On February 20th, Exceed Network held its “Swimming with the Sharks” event at the luxurious Bank of America tower in midtown Manhattan. The panel was filled with major players, all advising on the nuanced and complex world of partnerships, mergers and acquisitions as well as the importance of planning for a business’s future.
Mark Adjmi, president of Exceed, moderated the panel and started by asking Germano Ferraro, a senior partner at Diesel, about the trait that defined his success. After sharing the story of his start at Diesel, which took place in an Italian club 30 years ago when he met a convincing Renzo Rosso, founder of Diesel Jeans, he said that honesty was the cornerstone of his success. “By being honest with myself and my partner, I have been able to lead an incredibly fulfilling life, both personally and in business.”
Ferraro discussed how he had taken risks in his career when he had chosen to leave his comfortable job and join Diesel as well as when he decided to leave Diesel but was lured back by a partnership with Rosso. Adjmi asked him to elaborate on when he thinks people should take risks in their career. “Making a move is very personal,” said Ferraro. “I knew because I knew. You must listen to your gut. The moment you aren’t happy, you need to ask why and then move from there.”
John Stewart, a 30 year veteran of the financial world, was up next. Director of Mergers and Acquisitions for Merrill Lynch, Stewart provided sound and in-depth advice about the acquisition and sale of companies. He said that people should look at him and his peers as people to help navigate shark infested waters. “What we do is help people deal with the sharks. My job is to help guide our clients through the processes of mergers and acquisitions. These include raising money, dilution, maximizing outcomes, returns and much more.” Adjmi asked Stewart what steps a company can take to ease the process of selling themselves. “The most important advice we give business owners,” said Stewart, “is to step back from the daily COO position of the business and become a chairman of the board. You must look at the business as an investment and make sure you understand the value of the company within your industry’s landscape.”
Adjmi then asked how a company can value themselves honestly and when the right time to value themselves is. “The sooner the better,” said Stewart. “The ABCs of valuation are current cash flow and future cash flow. Beyond that, each business has its own unique characteristics. Getting a third party like an investment banker to help you enhance your valuation and your understanding of where you stand can help tremendously,” said Stewart. “I have worked with clients five years or seven months before a sale. Any form of planning is great but the sooner, the better.”
The panel then turned to Tim Barney, Managing Director at Bentley Partners, an investment bank that works with Merrill Lynch clients. Barney, in his words, “sells private companies and raises money for private companies.” He dovetailed off of Mr. Stewart, a close friend and business associate, by reiterating the importance of preparation. “For everyone in this room, the journey of preparation should start tonight.” He then discussed the often overlooked but extremely important discipline of keeping detailed financial records. “From day one you must record your finances and make sure you are working with best-in-class technology and financial systems. This will make your company far more attractive to potential buyers.” He explained how every company should go through the discipline of making budgets, monthly and annual plans, and test the company’s finances against those plans. “All of that record keeping allows you to be bulletproof when you ultimately decide to sell your company. You will have excellent historical data to share with a potential buyer and easily be able to prove your growth and worth.”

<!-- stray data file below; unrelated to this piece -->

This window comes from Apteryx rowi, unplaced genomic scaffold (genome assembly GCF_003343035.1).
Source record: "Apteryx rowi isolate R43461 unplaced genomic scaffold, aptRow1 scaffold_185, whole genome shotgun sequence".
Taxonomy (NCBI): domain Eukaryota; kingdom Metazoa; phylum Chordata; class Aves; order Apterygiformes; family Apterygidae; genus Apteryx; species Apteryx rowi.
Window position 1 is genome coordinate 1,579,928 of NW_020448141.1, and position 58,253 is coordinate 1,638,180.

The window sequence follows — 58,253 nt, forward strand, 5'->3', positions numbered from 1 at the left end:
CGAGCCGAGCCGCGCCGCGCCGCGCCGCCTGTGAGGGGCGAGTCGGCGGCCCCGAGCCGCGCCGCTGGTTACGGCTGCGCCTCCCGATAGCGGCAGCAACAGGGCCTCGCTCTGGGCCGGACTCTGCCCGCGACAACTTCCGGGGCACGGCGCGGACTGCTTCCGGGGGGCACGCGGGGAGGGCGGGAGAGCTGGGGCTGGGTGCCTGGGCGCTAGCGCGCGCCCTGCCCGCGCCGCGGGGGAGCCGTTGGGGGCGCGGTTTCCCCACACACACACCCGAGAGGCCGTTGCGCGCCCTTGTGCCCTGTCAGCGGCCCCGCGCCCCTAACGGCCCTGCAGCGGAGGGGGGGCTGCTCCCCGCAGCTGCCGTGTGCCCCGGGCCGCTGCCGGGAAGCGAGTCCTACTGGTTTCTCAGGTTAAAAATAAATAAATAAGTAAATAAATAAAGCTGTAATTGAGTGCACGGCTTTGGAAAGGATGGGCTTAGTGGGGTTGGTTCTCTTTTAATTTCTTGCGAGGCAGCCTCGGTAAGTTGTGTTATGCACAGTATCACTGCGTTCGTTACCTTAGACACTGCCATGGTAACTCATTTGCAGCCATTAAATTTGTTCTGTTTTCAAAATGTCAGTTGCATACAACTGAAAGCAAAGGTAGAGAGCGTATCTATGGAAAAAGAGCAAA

The panel finished with Harry Adjmi, CEO of One Step Up, a major clothing and holding company. Mark Adjmi asked Harry about his various partnerships and how they are structured. “The first thing to know,” said Harry, “is that not every great looking opportunity will work out. Whether it’s a person with a great resume or a business opportunity, despite looking good, it won’t always work. However, as long as you’re doing more good deals than bad, you’re ahead.” Harry then discussed his love for people and how they are the biggest factor in creating a strong business. “I think the most important thing about going into a partnership with someone, be it a profit share, a partner, a bonus, is that the person in charge, the person originating the deal, needs to make sure the other person is fulfilled and supported. If that person needs to open a letter of credit to Walmart for a million dollars, they need to know that it’s going to happen. Support between coworkers and partners is absolutely key.”
Harry concluded the panel discussion by sharing some great general rules for business. “I believe in sharing. No one person can do it alone. When you think you’re giving, you are really getting. Also, respect in the workplace, from the janitor to the vice president, is a top priority for me. Everyone has a family to go home to and they must be treated with respect. And, a company should have an incredible and accessible CFO. If I am going to partner up with someone, I want them to have full access to my CFO and vice versa. There should be no secrets in a partnership.”
The evening ended with closing remarks from the evening’s host, Morris Betesh, and Exceed Network’s Executive Director, Irwin Dayan. Mr. Dayan urged those in business or wanting to start a business to take advantage of the free advice, events, and incubator opportunities that Exceed offers.
To learn more about Exceed Network, please call (888) EXCEED-2 or email firstname.lastname@example.org. You can also follow them on Instagram and Facebook @ExceedNetwork.